Daniel Botelho | The Western Wall
According to the Torah, Solomon's Temple was built in the 10th century BC on top of what is known as the Temple Mount, it was destroyed by the Babylonians in 586 BC. The Second Temple was completed and dedicated in 516 BC. The Temple Mount is the holiest site in Judaism and is the place to which Jews turn during prayer, and the Western Wall is considered holy due to its connection to the Temple.
The term Western Wall refers to the section traditionally used by Jews for prayer, and it has also been called the "Wailing Wall" by Christians, referring to the practice of Jews weeping at the site over the destruction of the Temples, Jews however and increasingly many others consider it to be derogatory.
The previous sites used by Jews for mourning the destruction of the Temple, during periods when access to the city was prohibited to them, lay to the east, on the Mount of Olives and in the Kidron Valley below it. In 135 AC, Jews were banned from Jerusalem. There is some evidence that Roman emperors in the 2nd and 3rd centuries did permit them to visit the city to worship on the Mount of Olives and sometimes on the Temple Mount itself. When the empire became Christian under Constantine I, they were given permission to enter the city once a year, on the ninth day of the month of Av, to lament the loss of the Temple at the wall. Several Jewish authors of the 10th and 11th centuries write about the Jews resorting to the Western Wall for devotional purposes.
With the rise of the Zionist movement in the early 20th century, the wall became a source of friction between the Jewish and Muslim communities, the latter being worried that the wall could be used to further Jewish claims to the Temple Mount and thus Jerusalem. During this period outbreaks of violence at the foot of the wall became commonplace, with a particularly deadly riot occurring in 1929 in which 133 Jews were killed and 339 injured. After the 1948 Arab-Israeli War the Eastern portion of Jerusalem was occupied by Jordan. Under Jordanian control Jews were completely expelled from the Old City including the Jewish quarter, and Jews were barred from entering the Old City for 19 years, effectively banning Jewish prayer at the site of the Western Wall. This period ended on June 10, 1967, when Israel established sovereignty over the site following the Six-Day War.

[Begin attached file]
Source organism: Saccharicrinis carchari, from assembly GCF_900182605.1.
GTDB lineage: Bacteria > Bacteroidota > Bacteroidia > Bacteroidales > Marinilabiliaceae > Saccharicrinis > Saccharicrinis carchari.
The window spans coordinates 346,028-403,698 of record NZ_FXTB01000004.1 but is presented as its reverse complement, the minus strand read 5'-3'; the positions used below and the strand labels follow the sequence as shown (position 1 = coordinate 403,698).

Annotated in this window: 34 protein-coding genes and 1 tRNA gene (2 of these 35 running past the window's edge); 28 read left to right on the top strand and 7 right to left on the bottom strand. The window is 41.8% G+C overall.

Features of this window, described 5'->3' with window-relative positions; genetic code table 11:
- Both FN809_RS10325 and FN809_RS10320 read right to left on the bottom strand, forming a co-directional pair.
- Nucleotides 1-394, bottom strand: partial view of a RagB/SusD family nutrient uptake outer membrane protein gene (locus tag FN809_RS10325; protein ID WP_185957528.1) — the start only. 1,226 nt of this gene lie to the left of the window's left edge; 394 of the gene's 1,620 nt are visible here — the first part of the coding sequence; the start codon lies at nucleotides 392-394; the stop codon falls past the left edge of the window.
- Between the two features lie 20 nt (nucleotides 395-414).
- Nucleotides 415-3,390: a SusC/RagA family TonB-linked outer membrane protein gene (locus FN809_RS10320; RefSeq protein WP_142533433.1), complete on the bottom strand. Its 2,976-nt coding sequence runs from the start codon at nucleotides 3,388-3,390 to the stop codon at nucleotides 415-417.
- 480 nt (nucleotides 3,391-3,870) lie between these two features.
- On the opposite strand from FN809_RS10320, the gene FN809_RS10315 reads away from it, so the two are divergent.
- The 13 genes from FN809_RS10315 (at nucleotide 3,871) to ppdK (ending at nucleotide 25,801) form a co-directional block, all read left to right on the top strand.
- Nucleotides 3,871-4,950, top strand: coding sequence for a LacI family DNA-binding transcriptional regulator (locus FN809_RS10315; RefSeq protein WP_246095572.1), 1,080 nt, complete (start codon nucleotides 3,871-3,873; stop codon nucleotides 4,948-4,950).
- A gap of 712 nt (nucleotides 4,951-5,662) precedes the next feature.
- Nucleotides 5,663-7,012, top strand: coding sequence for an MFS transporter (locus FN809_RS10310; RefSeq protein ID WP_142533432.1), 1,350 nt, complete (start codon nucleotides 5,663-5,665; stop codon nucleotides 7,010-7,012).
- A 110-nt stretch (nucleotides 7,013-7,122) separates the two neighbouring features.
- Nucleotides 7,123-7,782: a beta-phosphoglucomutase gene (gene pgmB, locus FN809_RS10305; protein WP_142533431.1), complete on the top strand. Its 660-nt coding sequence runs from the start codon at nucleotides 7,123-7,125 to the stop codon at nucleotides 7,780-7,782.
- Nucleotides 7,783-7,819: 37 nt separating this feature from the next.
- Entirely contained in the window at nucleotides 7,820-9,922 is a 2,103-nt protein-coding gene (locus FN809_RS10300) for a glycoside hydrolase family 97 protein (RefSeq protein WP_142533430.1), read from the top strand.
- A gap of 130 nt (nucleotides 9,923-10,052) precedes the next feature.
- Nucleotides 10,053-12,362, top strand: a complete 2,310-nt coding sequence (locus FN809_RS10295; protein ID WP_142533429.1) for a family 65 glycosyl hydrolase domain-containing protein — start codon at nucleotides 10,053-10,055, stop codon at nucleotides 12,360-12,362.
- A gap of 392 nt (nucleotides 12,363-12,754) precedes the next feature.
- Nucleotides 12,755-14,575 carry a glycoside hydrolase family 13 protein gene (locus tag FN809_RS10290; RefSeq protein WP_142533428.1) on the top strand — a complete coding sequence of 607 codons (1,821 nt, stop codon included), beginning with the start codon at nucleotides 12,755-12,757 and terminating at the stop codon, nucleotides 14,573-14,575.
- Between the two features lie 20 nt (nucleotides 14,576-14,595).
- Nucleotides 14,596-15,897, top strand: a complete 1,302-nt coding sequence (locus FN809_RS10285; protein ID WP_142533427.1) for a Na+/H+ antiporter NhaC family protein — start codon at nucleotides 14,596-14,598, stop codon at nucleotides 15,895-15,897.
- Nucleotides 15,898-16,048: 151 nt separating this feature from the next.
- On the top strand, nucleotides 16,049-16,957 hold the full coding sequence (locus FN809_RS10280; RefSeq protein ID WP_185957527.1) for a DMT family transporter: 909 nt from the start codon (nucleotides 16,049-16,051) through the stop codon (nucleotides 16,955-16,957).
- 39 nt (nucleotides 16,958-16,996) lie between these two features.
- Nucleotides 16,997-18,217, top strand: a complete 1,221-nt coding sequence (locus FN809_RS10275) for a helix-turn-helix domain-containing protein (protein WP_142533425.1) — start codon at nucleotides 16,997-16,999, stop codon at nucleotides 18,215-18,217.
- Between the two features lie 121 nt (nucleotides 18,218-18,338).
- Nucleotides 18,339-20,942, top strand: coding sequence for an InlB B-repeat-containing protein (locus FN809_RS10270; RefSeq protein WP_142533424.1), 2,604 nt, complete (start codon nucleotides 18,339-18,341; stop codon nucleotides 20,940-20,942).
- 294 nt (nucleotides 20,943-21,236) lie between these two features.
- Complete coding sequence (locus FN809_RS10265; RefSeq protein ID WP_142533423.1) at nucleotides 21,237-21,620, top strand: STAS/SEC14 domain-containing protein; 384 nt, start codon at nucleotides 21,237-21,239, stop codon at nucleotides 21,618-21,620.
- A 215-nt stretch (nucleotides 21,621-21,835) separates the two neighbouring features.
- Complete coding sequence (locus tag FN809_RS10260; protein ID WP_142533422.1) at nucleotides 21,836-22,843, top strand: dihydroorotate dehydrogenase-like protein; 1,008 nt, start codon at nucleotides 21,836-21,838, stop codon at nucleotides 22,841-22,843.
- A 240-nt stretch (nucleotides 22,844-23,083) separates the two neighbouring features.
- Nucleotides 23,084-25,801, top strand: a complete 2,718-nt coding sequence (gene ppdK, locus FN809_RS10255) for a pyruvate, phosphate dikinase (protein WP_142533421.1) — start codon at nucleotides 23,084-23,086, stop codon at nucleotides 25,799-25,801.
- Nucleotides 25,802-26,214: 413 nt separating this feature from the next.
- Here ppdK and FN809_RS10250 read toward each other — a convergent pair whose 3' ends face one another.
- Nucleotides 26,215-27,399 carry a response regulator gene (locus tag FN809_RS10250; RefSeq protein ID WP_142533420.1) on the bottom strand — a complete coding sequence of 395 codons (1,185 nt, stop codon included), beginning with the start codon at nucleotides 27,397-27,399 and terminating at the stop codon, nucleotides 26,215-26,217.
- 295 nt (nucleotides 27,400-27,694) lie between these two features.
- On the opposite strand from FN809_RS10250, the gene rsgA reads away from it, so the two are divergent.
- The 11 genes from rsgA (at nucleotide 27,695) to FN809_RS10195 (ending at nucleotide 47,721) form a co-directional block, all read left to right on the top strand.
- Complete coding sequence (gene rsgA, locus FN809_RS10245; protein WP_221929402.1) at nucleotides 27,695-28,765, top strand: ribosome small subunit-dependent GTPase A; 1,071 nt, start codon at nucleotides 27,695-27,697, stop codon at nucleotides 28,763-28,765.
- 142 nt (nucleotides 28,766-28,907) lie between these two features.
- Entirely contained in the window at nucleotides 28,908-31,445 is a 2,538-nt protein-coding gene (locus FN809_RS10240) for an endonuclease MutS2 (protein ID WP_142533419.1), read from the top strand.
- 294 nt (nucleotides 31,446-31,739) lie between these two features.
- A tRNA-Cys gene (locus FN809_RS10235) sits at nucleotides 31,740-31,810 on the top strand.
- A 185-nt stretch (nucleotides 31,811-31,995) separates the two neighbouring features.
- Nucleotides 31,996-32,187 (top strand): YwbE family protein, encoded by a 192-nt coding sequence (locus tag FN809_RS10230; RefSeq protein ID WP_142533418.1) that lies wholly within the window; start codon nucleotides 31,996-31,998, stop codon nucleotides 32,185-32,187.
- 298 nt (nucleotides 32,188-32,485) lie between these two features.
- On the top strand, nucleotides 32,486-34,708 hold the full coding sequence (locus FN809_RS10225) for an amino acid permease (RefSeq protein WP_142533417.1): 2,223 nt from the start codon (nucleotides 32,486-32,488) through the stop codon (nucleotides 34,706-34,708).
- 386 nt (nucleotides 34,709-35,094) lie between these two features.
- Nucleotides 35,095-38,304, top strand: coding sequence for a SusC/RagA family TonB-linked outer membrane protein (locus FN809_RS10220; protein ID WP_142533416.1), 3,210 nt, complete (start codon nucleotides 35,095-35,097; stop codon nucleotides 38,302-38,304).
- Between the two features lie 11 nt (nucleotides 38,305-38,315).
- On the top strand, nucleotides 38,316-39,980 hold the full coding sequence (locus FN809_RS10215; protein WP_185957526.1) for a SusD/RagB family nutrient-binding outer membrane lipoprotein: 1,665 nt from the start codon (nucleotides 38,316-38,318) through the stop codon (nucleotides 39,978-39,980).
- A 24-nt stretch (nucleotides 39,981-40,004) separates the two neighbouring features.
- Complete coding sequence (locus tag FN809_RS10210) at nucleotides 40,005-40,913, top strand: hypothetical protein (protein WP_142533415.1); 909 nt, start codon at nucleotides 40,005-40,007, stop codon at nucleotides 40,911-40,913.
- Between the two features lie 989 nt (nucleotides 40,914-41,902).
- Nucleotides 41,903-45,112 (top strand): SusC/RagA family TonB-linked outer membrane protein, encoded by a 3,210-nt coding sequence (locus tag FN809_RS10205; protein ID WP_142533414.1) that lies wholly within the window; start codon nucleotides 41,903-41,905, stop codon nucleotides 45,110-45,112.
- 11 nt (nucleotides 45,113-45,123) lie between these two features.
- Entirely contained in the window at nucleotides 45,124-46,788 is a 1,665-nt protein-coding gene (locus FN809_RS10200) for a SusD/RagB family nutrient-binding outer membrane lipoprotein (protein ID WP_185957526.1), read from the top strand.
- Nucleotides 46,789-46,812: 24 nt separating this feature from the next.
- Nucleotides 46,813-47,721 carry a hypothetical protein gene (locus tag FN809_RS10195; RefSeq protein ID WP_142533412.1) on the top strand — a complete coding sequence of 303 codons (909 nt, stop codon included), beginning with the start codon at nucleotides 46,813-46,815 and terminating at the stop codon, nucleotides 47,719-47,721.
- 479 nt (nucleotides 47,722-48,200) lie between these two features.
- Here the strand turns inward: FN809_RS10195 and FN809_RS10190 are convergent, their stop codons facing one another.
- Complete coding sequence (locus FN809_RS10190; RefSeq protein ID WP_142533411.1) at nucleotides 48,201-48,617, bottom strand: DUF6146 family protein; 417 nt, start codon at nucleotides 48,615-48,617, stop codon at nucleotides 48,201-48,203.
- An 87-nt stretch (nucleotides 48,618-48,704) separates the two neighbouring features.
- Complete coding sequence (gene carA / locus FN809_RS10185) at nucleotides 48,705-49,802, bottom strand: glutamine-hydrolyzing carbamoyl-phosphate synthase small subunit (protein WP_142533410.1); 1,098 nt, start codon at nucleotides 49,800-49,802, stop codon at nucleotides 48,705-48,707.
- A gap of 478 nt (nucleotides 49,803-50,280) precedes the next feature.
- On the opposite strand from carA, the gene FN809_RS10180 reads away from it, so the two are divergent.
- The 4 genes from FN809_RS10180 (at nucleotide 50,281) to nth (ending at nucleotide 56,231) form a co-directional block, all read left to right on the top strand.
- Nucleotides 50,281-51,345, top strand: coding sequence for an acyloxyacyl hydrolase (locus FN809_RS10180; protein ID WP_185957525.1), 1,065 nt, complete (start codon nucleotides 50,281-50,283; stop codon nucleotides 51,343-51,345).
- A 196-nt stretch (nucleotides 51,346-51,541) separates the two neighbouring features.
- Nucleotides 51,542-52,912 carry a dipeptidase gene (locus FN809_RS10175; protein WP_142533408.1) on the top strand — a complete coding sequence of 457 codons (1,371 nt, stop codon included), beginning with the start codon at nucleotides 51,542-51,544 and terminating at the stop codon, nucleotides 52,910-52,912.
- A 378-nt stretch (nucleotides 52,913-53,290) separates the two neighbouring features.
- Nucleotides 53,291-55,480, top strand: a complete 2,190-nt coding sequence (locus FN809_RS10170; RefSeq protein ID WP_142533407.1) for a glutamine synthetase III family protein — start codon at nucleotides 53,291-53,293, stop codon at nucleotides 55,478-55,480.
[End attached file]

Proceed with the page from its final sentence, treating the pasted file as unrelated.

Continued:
Following Israel's victory during the 1967 Six-Day War, the Western Wall came under Israeli control. Forty-eight hours after capturing the wall, the military, without explicit government order, hastily proceeded to demolish the entire Moroccan Quarter which stood 4 meters from the Wall. 650 people consisting of 106 Arab families were ordered to leave their homes at night. When they refused, bulldozers began to demolish the structures, causing casualties. One old woman was buried under the houses as the bulldozer razed the area.
The Western Wall has recently become a source of conflict among Jews, in the diaspora, where Jews are much more likely to adhere to non-Orthodox branches of Judaism many believe the ultra-Orthodox branch of Judaism has undue influence. In Reform, Conservative and Reconstructionist branches of Judaism, women pray with men and often wear kippot and prayer shawls, items that were forbidden for women at the Wall. When women were arrested at the Wall for praying in their fashion, outrage in the diaspora ensued over curbs on religious freedom. The Jewish Agency said the arrests demonstrated the urgent need to reach a permanent solution and make the Western Wall once again a symbol of unity among the Jewish people, and not one of discord and strife.